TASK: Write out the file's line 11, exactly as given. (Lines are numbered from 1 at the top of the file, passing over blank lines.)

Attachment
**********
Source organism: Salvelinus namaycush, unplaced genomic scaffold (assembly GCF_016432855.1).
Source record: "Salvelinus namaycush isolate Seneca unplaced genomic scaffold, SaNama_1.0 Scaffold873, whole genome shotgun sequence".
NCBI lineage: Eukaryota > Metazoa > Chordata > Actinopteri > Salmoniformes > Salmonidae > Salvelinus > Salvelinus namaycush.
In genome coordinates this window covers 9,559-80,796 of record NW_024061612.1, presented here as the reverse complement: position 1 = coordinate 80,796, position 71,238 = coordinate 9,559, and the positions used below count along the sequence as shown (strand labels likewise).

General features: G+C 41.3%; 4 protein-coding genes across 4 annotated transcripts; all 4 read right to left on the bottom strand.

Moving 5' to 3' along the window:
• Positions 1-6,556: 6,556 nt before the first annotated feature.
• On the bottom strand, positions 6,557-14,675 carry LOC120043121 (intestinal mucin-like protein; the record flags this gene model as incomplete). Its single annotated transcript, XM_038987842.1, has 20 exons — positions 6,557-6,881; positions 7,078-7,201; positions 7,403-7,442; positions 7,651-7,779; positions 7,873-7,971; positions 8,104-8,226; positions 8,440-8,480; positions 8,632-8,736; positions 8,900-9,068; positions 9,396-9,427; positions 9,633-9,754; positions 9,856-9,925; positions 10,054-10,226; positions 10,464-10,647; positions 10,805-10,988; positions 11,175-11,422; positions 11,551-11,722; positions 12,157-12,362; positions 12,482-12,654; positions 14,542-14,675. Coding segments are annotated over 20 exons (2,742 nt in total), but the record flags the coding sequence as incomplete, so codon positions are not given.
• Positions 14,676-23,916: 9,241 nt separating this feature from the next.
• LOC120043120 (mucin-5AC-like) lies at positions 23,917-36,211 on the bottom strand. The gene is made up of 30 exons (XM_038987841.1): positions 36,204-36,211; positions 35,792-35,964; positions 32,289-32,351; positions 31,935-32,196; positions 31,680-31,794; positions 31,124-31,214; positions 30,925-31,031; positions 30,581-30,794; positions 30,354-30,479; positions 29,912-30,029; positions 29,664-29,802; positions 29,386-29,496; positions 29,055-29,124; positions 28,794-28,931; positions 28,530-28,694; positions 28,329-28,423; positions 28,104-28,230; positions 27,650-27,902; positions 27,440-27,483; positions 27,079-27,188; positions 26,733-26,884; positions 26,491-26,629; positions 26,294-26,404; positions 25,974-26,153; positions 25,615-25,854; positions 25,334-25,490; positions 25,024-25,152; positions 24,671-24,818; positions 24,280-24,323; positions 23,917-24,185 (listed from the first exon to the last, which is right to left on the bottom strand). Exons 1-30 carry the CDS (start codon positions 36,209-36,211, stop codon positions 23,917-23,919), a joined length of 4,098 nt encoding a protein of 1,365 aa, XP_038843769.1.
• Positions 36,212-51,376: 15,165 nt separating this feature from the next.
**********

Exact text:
• Positions 36,212-51,376: 15,165 nt separating this feature from the next.